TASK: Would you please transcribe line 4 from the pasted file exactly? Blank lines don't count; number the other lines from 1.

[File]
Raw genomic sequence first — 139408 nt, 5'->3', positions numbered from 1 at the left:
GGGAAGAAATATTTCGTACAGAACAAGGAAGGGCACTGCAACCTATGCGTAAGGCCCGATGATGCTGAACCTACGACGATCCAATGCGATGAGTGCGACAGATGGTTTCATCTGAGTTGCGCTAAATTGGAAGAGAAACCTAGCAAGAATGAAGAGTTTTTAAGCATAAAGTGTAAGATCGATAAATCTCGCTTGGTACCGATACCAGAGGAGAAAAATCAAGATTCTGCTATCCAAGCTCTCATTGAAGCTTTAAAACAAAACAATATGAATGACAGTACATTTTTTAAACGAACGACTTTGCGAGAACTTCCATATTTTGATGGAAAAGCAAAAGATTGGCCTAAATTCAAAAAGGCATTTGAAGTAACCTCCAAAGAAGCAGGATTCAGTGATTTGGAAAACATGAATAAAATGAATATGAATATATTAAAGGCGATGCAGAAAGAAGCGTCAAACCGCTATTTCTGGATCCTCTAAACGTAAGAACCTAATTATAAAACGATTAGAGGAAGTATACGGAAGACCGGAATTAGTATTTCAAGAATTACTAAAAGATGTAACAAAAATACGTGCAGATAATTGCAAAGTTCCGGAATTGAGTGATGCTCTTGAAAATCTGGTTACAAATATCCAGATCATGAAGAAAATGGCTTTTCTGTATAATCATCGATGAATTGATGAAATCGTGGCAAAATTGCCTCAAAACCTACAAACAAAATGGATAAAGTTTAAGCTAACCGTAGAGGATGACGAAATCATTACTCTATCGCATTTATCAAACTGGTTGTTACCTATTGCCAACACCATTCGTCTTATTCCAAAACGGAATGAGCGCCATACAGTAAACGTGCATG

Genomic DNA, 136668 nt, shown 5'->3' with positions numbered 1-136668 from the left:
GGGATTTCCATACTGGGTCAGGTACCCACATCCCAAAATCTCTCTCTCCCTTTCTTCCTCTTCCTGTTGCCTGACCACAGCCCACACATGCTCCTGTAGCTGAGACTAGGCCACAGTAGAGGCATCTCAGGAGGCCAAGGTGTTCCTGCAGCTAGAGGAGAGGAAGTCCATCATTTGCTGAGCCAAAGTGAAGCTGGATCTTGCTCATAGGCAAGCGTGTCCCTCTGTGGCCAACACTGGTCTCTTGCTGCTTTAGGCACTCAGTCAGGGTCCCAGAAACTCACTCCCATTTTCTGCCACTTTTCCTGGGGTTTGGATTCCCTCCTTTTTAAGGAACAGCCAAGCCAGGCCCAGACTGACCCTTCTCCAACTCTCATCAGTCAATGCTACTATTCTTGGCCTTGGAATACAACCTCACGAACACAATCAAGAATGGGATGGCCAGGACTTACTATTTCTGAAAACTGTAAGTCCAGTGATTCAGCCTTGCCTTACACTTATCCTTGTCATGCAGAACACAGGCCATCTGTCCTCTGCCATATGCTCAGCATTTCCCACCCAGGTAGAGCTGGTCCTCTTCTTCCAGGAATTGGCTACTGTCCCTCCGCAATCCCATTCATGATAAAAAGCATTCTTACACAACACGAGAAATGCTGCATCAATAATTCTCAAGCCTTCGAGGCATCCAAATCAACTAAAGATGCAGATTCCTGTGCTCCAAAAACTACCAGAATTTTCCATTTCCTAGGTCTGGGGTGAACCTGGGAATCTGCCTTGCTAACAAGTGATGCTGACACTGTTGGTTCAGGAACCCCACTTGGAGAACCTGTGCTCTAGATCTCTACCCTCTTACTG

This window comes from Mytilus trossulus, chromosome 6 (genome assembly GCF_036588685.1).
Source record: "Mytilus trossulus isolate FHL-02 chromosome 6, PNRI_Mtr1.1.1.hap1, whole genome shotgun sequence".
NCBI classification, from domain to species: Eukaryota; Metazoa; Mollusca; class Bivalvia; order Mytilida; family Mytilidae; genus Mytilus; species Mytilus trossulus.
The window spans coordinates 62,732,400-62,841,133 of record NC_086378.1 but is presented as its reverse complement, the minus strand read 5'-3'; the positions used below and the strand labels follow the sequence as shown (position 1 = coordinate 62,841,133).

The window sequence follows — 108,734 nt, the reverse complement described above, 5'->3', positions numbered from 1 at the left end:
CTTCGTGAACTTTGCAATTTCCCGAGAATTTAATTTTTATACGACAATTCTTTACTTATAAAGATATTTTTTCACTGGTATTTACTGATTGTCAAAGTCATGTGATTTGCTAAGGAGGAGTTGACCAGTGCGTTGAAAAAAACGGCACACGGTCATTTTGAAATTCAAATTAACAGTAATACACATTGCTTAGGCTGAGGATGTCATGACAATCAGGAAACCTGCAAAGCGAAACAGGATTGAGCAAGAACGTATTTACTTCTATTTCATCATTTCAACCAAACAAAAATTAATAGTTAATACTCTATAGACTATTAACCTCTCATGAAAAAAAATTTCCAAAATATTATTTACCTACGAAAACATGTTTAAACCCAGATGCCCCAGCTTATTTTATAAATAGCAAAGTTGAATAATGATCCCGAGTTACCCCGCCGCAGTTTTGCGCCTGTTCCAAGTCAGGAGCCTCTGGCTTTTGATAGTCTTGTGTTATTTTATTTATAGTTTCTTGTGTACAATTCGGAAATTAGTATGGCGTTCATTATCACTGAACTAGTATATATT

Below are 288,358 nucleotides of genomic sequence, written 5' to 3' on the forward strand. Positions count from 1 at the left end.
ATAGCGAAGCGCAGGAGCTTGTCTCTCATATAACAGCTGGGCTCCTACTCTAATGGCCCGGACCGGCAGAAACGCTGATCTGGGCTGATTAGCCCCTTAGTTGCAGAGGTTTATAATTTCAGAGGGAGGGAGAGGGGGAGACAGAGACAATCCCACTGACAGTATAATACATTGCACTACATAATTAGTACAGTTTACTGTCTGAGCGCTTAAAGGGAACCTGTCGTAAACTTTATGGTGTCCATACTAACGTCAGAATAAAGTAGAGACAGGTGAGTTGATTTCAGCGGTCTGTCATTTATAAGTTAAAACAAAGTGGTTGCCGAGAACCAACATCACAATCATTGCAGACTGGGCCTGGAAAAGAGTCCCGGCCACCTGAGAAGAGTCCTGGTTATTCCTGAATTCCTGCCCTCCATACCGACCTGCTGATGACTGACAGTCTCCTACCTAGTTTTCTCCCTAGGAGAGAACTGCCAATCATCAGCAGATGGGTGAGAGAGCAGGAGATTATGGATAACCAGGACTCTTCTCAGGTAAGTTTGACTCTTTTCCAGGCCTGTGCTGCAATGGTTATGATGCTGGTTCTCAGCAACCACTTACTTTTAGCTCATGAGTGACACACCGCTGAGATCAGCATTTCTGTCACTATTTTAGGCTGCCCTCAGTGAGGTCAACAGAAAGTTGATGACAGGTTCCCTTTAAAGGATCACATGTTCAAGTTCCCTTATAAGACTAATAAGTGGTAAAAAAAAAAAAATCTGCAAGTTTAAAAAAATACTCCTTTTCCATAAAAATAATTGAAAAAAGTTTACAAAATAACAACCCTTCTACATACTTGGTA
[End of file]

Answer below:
GGGATTTCCATACTGGGTCAGGTACCCACATCCCAAAATCTCTCTCTCCCTTTCTTCCTCTTCCTGTTGCCTGACCACAGCCCACACATGCTCCTGTAGCTGAGACTAGGCCACAGTAGAGGCATCTCAGGAGGCCAAGGTGTTCCTGCAGCTAGAGGAGAGGAAGTCCATCATTTGCTGAGCCAAAGTGAAGCTGGATCTTGCTCATAGGCAAGCGTGTCCCTCTGTGGCCAACACTGGTCTCTTGCTGCTTTAGGCACTCAGTCAGGGTCCCAGAAACTCACTCCCATTTTCTGCCACTTTTCCTGGGGTTTGGATTCCCTCCTTTTTAAGGAACAGCCAAGCCAGGCCCAGACTGACCCTTCTCCAACTCTCATCAGTCAATGCTACTATTCTTGGCCTTGGAATACAACCTCACGAACACAATCAAGAATGGGATGGCCAGGACTTACTATTTCTGAAAACTGTAAGTCCAGTGATTCAGCCTTGCCTTACACTTATCCTTGTCATGCAGAACACAGGCCATCTGTCCTCTGCCATATGCTCAGCATTTCCCACCCAGGTAGAGCTGGTCCTCTTCTTCCAGGAATTGGCTACTGTCCCTCCGCAATCCCATTCATGATAAAAAGCATTCTTACACAACACGAGAAATGCTGCATCAATAATTCTCAAGCCTTCGAGGCATCCAAATCAACTAAAGATGCAGATTCCTGTGCTCCAAAAACTACCAGAATTTTCCATTTCCTAGGTCTGGGGTGAACCTGGGAATCTGCCTTGCTAACAAGTGATGCTGACACTGTTGGTTCAGGAACCCCACTTGGAGAACCTGTGCTCTAGATCTCTACCCTCTTACTG